NATO and the U.S. need to re‐think the mission — for several reasons.
First, while some policymakers claim the war in Afghanistan is worth waging because terrorists flourish in failed states, this theory cannot account for the terrorists who thrive in states with the military power to resist external interference. That bin Laden was found in Pakistan highlights this fact. After all, even in the unlikely event that America and its allies did forge a stable Afghanistan, the fewer than 100 al Qaeda fighters currently believed to be in that country could simply relocate to other regions of the world. Moreover, as far as we know, the al Qaeda movement has cells not only in Pakistan, but also in Yemen, Somalia, and North Africa, and, at one point, Germany, Spain, and even Florida.
Second, remaining in Afghanistan presents a bigger threat to American interests than al Qaeda itself can pose. Amassing troops there has fed the perception of a foreign occupation of Muslim land, and spawned terrorist recruits in that country and elsewhere. Following the devastating terrorist attacks of September 11, 2001, no one could have imagined that the United States would go from punishing al Qaeda and the Taliban to ten years later mandating the number of women who can serve in the Afghan parliament. Luckily, American security does not depend on us transforming what is a deeply divided and poverty‐stricken society into a self‐sufficient, non‐corrupt, stable electoral democracy.
Third, Afghanistan’s landlocked position in Central Asia will forever render it vulnerable to meddling from surrounding states. The clash of strategic interests not just between the United States and Pakistan, but also among other competing regional powers, shows, to quote America’s new CIA director, General David Petraeus, that “while the security progress achieved over the past year is significant, it is also fragile and reversible.” Under such conditions, Washington’s periodic troop surges, increased development aid, and Predator drone strikes will fail to translate into anything more than limited gains on the ground.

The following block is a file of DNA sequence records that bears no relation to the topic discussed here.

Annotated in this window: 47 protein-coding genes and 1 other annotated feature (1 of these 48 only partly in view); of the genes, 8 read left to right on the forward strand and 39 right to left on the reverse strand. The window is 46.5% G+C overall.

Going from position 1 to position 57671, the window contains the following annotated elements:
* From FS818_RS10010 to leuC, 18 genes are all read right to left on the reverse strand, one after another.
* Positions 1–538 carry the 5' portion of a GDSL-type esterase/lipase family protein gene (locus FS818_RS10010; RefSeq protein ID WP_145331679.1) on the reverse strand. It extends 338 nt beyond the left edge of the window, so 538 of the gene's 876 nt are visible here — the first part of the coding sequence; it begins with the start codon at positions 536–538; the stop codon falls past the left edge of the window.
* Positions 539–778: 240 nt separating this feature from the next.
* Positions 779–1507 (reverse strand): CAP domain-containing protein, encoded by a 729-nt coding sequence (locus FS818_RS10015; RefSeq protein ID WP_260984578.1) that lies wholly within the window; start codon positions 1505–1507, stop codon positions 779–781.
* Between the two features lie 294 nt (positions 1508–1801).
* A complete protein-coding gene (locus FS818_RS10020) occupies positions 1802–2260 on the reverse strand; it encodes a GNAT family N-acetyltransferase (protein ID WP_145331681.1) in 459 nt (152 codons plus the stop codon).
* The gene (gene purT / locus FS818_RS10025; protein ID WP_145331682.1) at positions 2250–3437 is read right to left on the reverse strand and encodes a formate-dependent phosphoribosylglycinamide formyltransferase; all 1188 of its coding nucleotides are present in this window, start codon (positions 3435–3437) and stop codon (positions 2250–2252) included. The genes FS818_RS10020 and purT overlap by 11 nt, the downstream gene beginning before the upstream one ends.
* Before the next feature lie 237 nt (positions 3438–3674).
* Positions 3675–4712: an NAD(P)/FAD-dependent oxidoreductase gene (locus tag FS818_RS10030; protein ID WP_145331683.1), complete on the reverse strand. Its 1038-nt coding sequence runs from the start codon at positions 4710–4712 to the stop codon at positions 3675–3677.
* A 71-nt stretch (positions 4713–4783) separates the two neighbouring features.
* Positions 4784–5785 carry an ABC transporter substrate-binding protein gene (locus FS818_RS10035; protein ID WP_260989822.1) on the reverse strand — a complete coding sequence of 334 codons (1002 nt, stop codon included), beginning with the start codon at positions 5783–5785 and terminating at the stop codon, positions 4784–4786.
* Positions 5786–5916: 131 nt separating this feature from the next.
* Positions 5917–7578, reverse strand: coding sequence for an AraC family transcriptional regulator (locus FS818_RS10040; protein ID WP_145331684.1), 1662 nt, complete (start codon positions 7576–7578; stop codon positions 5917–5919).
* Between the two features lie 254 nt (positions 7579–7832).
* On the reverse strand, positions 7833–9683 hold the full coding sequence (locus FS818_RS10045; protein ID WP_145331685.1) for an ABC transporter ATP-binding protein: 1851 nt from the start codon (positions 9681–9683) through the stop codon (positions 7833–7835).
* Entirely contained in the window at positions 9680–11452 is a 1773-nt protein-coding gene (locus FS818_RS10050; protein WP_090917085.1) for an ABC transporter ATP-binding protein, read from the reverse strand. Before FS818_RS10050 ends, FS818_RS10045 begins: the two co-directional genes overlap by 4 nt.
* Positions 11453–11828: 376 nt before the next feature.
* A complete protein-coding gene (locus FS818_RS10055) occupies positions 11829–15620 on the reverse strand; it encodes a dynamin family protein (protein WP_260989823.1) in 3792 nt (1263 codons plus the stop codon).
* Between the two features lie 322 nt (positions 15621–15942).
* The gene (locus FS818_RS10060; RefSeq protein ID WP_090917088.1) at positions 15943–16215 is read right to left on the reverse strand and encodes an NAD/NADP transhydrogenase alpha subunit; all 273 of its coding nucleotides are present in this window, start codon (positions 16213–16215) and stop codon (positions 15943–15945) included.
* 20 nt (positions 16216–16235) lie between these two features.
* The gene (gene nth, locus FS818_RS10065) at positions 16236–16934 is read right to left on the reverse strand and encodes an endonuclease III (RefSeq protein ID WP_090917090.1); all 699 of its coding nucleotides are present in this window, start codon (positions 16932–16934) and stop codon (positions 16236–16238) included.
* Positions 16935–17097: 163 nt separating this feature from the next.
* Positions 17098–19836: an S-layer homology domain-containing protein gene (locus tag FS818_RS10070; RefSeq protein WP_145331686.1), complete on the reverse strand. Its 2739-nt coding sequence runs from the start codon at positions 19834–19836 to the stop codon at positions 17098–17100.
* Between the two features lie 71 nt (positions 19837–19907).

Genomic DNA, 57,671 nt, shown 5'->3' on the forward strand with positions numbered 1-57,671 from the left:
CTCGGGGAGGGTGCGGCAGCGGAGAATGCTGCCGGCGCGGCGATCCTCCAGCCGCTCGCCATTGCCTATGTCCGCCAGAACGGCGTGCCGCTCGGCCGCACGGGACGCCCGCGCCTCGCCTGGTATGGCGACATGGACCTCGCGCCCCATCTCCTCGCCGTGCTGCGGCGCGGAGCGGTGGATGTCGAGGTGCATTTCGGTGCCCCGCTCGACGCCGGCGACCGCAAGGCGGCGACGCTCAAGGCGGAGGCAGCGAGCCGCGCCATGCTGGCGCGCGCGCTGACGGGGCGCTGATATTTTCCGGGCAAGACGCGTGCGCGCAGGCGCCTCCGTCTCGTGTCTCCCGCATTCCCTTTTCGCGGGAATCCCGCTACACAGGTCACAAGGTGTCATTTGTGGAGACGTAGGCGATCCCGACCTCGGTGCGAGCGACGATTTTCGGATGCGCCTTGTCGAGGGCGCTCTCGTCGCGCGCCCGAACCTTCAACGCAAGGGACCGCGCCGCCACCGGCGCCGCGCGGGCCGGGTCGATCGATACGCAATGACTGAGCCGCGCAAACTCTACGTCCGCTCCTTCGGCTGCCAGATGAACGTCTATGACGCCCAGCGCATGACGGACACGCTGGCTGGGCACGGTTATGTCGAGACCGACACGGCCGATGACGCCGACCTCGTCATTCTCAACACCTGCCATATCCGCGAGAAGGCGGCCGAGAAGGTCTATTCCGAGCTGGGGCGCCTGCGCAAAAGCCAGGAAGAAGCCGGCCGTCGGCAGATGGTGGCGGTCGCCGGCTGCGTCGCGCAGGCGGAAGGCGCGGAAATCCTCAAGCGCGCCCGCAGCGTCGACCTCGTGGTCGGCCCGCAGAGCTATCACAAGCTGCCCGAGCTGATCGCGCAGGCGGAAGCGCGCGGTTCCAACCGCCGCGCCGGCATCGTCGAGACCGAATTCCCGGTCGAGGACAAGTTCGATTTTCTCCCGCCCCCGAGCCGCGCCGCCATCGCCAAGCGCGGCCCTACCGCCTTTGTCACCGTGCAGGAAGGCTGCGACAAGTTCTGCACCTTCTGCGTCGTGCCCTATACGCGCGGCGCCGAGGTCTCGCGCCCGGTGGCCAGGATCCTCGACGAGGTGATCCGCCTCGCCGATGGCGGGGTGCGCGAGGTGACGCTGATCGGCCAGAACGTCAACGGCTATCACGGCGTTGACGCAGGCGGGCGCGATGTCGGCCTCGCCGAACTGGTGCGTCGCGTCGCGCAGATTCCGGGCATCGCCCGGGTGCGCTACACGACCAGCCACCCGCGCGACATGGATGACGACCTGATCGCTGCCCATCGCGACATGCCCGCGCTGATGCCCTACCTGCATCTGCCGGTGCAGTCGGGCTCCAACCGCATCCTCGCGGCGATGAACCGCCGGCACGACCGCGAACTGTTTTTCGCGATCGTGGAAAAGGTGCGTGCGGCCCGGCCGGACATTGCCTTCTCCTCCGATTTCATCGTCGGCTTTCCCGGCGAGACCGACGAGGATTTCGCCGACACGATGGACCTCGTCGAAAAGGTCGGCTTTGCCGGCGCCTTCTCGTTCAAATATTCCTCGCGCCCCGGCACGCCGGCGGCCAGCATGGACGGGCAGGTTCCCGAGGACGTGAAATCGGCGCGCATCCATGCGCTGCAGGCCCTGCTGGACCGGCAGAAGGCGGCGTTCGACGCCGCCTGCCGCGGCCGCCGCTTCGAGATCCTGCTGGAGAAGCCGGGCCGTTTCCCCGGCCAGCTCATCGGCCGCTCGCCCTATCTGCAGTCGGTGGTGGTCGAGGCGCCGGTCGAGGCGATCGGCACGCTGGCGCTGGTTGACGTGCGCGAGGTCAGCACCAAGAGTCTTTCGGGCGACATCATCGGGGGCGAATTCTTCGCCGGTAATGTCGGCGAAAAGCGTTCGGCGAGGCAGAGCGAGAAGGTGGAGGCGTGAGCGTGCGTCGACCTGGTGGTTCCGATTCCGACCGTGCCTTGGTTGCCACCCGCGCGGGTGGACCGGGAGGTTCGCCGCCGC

Finally, the U.S. military is a professional and competent fighting force that is adept at bombing enemy command centers and destroying adversaries with disproportionate firepower. However, finding hidden killers such as terrorists often requires precision. The most effective methods used to disrupt safe havens and round up suspected terrorists have been America’s ongoing intelligence sharing with close allies and partners around the world, its monitoring of inaccessible regions with unmanned aerial vehicles, and its use of covert operatives against specific targets when absolutely necessary. Indeed, bin Laden’s death, the greatest victory against al Qaeda so far, relied on counterterrorism, not on counterinsurgency. So too did the other successes scored against al Qaeda, such as the snatch‐and‐grab operations that netted Ramzi bin al Shibh in September 2002, and Khalid Sheik Mohammed in March 2003.
Bin Laden’s death does not mean the end of al Qaeda. But the diminished al Qaeda threat was and always has been a manageable security problem, not an existential threat to America. Tragically, the enormous costs of ongoing operations in Afghanistan tend to dwarf the victories America routinely scores against al Qaeda elsewhere in the world.
Policymakers and prominent opinion leaders will continue to push for open‐ended nation‐building missions and large‐scale counterinsurgency campaigns against al Qaeda and other jihadists. But like the medicine a doctor wrongly prescribes to a patient, don’t blame the medicine, blame the doctor.